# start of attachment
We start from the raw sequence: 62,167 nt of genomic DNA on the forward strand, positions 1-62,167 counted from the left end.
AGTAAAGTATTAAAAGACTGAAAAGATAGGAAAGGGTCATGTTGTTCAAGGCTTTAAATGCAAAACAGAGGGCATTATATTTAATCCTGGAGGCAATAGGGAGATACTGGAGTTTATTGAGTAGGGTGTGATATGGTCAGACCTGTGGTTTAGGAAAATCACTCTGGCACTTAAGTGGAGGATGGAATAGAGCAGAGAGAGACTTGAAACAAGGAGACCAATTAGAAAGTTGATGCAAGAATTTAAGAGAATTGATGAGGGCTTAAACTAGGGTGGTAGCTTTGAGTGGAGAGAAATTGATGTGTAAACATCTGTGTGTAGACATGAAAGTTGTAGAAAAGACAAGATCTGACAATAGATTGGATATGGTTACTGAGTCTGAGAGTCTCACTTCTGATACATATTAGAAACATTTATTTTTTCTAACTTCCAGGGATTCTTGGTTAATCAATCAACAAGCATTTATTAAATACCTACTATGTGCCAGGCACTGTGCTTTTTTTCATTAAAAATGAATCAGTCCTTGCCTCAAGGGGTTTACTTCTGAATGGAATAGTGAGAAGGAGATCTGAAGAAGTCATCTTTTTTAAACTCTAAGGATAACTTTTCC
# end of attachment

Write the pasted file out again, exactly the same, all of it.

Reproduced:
We start from the raw sequence: 62,167 nt of genomic DNA on the forward strand, positions 1-62,167 counted from the left end.
AGTAAAGTATTAAAAGACTGAAAAGATAGGAAAGGGTCATGTTGTTCAAGGCTTTAAATGCAAAACAGAGGGCATTATATTTAATCCTGGAGGCAATAGGGAGATACTGGAGTTTATTGAGTAGGGTGTGATATGGTCAGACCTGTGGTTTAGGAAAATCACTCTGGCACTTAAGTGGAGGATGGAATAGAGCAGAGAGAGACTTGAAACAAGGAGACCAATTAGAAAGTTGATGCAAGAATTTAAGAGAATTGATGAGGGCTTAAACTAGGGTGGTAGCTTTGAGTGGAGAGAAATTGATGTGTAAACATCTGTGTGTAGACATGAAAGTTGTAGAAAAGACAAGATCTGACAATAGATTGGATATGGTTACTGAGTCTGAGAGTCTCACTTCTGATACATATTAGAAACATTTATTTTTTCTAACTTCCAGGGATTCTTGGTTAATCAATCAACAAGCATTTATTAAATACCTACTATGTGCCAGGCACTGTGCTTTTTTTCATTAAAAATGAATCAGTCCTTGCCTCAAGGGGTTTACTTCTGAATGGAATAGTGAGAAGGAGATCTGAAGAAGTCATCTTTTTTAAACTCTAAGGATAACTTTTCC